While most of the ideas emerging from the BCCI's working committee meeting on Friday are by this time well documented, some of the more interesting, and potentially more effective changes being suggested for Indian cricket are only becoming known now.
Of all the suggestions that emerged, the BCCI seems most excited by the idea of having a 'Sports Quota' for selection to the Indian cricket team. “Yes, there should be more opportunity for those who are good at sports to have an equal opportunity to get into the team”, said chairman of selectors Dilip Vengsarkar, inadvertently admitting that this hasn't been the case so far.
The newly announced sports quota opens up opportunities for achievers in other sports such as Vishwanathan Anand and A.Sharath Kamal to try out for the Men in Blue. “Who says that cricket is detrimental to other sports? See, now even badminton players can play cricket, endorse Pepsi, and have their effigies burnt”, said BCCI Vice President Lalit Modi, overenthusiastic and hasty as always. “I have been misquoted”, he added, referring to his statement made only moments ago.
The news has been greeted with cheer by athletes across the nation, particularly two guys named Augustine and Lionel from Loyola College, Chennai.
“Yay! Having got into college even though we can't study, now we can get into the Indian team even though we can't play cricket”, said Kumar Chandrasekharan, a noted middle-distance runner at school level. When asked if this would be bad for Indian cricket in general, he replied “Look – if guys like me play on the team, we'll surely lose. Anyway, the team keeps losing. What does it matter which particular group of eleven players loses?”, prompting nods of agreement from reporters chewing on bars of chocolate.
The other major policy to emerge from the meeting also involves team selection – the controversial recommendation to introduce reservations for backward classes.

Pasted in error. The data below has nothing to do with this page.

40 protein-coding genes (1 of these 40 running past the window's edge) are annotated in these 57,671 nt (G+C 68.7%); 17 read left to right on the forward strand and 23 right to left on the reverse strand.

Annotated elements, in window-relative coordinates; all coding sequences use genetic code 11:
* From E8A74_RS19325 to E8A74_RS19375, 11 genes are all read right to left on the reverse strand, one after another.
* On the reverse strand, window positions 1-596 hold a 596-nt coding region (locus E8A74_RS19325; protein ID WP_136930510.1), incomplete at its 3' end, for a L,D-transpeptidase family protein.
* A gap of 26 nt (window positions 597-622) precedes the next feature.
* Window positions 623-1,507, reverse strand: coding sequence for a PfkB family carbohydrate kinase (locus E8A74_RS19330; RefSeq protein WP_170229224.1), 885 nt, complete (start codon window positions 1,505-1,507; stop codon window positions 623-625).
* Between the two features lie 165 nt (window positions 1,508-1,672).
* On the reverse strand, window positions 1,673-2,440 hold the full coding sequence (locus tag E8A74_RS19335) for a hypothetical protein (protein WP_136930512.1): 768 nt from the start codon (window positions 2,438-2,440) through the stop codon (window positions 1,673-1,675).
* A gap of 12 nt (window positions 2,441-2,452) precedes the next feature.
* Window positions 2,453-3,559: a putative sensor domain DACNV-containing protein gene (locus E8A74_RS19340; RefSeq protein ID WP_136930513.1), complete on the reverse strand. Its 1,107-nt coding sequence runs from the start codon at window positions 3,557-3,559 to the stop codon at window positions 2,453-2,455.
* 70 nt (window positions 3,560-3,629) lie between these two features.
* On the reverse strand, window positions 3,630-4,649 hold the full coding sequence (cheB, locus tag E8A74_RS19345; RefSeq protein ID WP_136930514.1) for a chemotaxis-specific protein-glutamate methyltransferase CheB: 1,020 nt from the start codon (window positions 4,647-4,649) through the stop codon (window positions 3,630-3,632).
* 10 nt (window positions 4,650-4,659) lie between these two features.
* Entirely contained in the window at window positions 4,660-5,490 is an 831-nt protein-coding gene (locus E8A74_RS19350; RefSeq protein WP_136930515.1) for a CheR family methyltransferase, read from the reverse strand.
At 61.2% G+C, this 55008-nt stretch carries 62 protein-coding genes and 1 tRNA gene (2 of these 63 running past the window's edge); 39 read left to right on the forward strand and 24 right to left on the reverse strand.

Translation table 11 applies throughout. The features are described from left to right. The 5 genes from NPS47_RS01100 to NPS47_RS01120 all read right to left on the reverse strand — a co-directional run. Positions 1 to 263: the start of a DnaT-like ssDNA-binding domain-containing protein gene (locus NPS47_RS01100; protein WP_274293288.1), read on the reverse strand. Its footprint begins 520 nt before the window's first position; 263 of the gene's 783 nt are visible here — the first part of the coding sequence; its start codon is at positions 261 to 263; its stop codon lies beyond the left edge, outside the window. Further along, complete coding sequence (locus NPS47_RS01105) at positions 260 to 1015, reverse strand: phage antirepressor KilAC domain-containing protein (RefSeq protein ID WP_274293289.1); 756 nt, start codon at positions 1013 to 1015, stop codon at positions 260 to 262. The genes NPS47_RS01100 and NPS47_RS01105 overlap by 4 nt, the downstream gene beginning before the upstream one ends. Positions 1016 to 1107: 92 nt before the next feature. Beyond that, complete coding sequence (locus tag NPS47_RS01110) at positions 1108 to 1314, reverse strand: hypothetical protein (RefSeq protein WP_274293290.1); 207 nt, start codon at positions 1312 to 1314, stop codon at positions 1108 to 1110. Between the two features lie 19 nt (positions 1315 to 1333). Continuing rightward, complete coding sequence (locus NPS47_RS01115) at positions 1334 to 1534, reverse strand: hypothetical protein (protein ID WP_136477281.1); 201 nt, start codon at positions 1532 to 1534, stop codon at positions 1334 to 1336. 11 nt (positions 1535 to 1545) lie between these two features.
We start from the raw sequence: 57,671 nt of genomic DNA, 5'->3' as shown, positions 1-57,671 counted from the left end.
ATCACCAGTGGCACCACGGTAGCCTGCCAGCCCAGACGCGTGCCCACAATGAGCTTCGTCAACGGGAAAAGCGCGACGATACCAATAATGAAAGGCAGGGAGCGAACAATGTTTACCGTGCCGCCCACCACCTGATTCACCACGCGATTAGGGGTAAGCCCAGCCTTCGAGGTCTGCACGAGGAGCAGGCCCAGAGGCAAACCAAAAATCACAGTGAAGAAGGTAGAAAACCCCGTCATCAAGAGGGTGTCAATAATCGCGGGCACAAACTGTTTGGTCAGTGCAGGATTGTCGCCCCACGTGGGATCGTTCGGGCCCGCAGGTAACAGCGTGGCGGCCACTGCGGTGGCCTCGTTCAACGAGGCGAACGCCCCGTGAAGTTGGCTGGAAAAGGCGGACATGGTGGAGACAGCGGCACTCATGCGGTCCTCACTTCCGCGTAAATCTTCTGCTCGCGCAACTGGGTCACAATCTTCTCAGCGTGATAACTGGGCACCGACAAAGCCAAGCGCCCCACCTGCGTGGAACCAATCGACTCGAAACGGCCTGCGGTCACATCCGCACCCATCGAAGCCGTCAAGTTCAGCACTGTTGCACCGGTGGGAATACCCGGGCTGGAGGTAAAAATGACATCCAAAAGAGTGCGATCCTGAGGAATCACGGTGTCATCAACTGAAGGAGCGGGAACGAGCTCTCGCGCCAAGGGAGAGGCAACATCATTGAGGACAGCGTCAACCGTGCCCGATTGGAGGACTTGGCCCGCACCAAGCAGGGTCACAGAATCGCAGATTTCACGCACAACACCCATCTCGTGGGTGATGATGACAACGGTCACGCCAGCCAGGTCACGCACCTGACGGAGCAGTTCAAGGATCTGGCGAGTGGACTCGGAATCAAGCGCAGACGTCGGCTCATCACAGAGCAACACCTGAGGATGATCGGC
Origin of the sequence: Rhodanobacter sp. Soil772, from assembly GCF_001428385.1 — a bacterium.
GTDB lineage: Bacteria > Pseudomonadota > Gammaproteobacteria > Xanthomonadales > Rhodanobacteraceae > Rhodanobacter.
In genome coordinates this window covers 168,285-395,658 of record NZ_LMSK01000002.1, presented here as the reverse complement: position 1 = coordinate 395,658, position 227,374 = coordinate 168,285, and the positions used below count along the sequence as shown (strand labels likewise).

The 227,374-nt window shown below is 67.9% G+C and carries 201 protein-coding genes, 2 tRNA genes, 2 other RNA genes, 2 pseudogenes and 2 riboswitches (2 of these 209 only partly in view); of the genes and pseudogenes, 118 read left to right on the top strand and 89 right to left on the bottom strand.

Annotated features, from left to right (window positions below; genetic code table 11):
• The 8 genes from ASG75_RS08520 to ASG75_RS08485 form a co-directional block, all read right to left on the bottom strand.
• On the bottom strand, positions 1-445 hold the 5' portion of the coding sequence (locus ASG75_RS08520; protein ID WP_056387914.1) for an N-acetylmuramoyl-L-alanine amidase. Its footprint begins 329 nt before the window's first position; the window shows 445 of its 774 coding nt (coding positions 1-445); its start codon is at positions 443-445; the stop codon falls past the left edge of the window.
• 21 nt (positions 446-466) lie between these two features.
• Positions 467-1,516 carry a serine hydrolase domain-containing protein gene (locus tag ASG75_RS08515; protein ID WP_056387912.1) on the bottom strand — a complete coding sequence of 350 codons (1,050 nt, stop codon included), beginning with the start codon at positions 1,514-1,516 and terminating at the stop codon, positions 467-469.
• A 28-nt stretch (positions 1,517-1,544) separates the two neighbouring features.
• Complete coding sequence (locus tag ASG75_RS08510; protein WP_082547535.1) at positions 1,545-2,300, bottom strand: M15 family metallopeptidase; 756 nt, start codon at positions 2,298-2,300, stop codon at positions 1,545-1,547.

“We have recommended that 27% of the places in the national team should be reserved for the backward classes. Only then they will improve”, said BCCI president Sharad Pawar, slyly refusing to elaborate on whether the 'improvement' would be seen in the Backward Classes or the Indian team. When asked to explain further, he said “. . . er . . .well . . .ah . . .”, before leaving in a hurry.
“Reservation for backward classes? Well, what do you expect? They are the BC – CI, aren't they?”, quipped Wildlife Photographer S.U.Saravanakumar, showing that he has not lost his penchant for quick-witted repartee.
“Great. I'll be glad to see 2.97 players in every playing eleven from the underprivileged sections of society.”, exclaimed noted maths personality Sheela Shankar, displaying her flair for precise calculations. She also dismissed the possibility that ensuring correct fractional representation from BCs was difficult, arguing that parts of certain players such as Yuvraj Singh's brain and Sachin Tendulkar's elbow, are only fractionally present in the team anyway.
Support for the reservation policy also came, unexpectedly, from the West Indies, with writer B.C.Pires and team captain B.C.Lara expressing their solidarity.
|Former England cricketer Gladstone Small, snapped in a happy mood moments before learning the disastrous news that he was short listed for being coach of the Indian team.|
In other news, the much discussed short-list for India's next coach includes a surprise new entry – former England opening bowler Gladstone Small. “Indian cricket needs to think big and get Small!”, said a smug BCCI secretary Niranjan Shah, thrilled at his punning skills. “At least, if he fails, the media can't ask for his neck!”, he added, giggling idiotically.
Other recommendations that have been made by the group of former captains include junior team tours to countries like Australia, team tours to junior countries like Canada, junior Australians and Canadian tourists.